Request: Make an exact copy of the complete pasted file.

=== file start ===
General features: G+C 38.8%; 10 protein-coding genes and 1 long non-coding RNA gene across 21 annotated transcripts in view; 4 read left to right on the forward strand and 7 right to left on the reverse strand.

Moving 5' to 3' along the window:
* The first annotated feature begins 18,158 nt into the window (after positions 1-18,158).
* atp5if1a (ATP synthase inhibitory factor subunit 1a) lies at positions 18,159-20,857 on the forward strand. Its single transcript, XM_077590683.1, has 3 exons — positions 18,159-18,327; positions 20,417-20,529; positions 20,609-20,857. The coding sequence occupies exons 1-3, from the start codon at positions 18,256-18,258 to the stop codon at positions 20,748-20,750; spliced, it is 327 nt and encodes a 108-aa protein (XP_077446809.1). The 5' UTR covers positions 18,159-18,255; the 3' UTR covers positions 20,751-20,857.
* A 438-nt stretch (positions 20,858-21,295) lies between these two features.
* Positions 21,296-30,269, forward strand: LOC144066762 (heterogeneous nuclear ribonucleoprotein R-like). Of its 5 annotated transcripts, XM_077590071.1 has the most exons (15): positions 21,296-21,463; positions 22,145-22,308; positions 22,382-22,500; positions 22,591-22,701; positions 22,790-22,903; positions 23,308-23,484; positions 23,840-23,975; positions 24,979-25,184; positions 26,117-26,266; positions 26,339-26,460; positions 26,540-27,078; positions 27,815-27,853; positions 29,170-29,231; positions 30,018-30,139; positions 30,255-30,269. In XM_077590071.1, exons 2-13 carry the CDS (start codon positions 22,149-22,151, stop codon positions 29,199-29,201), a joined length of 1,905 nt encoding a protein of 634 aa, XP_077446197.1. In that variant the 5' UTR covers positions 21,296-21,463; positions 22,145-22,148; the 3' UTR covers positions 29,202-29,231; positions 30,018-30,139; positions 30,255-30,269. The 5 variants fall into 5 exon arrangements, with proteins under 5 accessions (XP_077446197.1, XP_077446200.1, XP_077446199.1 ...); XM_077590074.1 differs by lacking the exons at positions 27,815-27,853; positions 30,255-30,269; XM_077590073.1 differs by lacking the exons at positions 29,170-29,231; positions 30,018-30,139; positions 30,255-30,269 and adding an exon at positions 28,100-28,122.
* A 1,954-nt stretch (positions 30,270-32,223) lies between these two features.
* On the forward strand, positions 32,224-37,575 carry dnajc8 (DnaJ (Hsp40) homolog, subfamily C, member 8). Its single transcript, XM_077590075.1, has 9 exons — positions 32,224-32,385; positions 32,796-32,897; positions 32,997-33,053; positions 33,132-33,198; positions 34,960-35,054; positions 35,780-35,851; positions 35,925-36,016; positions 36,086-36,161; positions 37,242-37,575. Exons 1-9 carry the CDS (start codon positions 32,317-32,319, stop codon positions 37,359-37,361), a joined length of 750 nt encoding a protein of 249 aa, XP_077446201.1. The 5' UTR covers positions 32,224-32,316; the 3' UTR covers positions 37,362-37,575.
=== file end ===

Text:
General features: G+C 38.8%; 10 protein-coding genes and 1 long non-coding RNA gene across 21 annotated transcripts in view; 4 read left to right on the forward strand and 7 right to left on the reverse strand.

Moving 5' to 3' along the window:
* The first annotated feature begins 18,158 nt into the window (after positions 1-18,158).
* atp5if1a (ATP synthase inhibitory factor subunit 1a) lies at positions 18,159-20,857 on the forward strand. Its single transcript, XM_077590683.1, has 3 exons — positions 18,159-18,327; positions 20,417-20,529; positions 20,609-20,857. The coding sequence occupies exons 1-3, from the start codon at positions 18,256-18,258 to the stop codon at positions 20,748-20,750; spliced, it is 327 nt and encodes a 108-aa protein (XP_077446809.1). The 5' UTR covers positions 18,159-18,255; the 3' UTR covers positions 20,751-20,857.
* A 438-nt stretch (positions 20,858-21,295) lies between these two features.
* Positions 21,296-30,269, forward strand: LOC144066762 (heterogeneous nuclear ribonucleoprotein R-like). Of its 5 annotated transcripts, XM_077590071.1 has the most exons (15): positions 21,296-21,463; positions 22,145-22,308; positions 22,382-22,500; positions 22,591-22,701; positions 22,790-22,903; positions 23,308-23,484; positions 23,840-23,975; positions 24,979-25,184; positions 26,117-26,266; positions 26,339-26,460; positions 26,540-27,078; positions 27,815-27,853; positions 29,170-29,231; positions 30,018-30,139; positions 30,255-30,269. In XM_077590071.1, exons 2-13 carry the CDS (start codon positions 22,149-22,151, stop codon positions 29,199-29,201), a joined length of 1,905 nt encoding a protein of 634 aa, XP_077446197.1. In that variant the 5' UTR covers positions 21,296-21,463; positions 22,145-22,148; the 3' UTR covers positions 29,202-29,231; positions 30,018-30,139; positions 30,255-30,269. The 5 variants fall into 5 exon arrangements, with proteins under 5 accessions (XP_077446197.1, XP_077446200.1, XP_077446199.1 ...); XM_077590074.1 differs by lacking the exons at positions 27,815-27,853; positions 30,255-30,269; XM_077590073.1 differs by lacking the exons at positions 29,170-29,231; positions 30,018-30,139; positions 30,255-30,269 and adding an exon at positions 28,100-28,122.
* A 1,954-nt stretch (positions 30,270-32,223) lies between these two features.
* On the forward strand, positions 32,224-37,575 carry dnajc8 (DnaJ (Hsp40) homolog, subfamily C, member 8). Its single transcript, XM_077590075.1, has 9 exons — positions 32,224-32,385; positions 32,796-32,897; positions 32,997-33,053; positions 33,132-33,198; positions 34,960-35,054; positions 35,780-35,851; positions 35,925-36,016; positions 36,086-36,161; positions 37,242-37,575. Exons 1-9 carry the CDS (start codon positions 32,317-32,319, stop codon positions 37,359-37,361), a joined length of 750 nt encoding a protein of 249 aa, XP_077446201.1. The 5' UTR covers positions 32,224-32,316; the 3' UTR covers positions 37,362-37,575.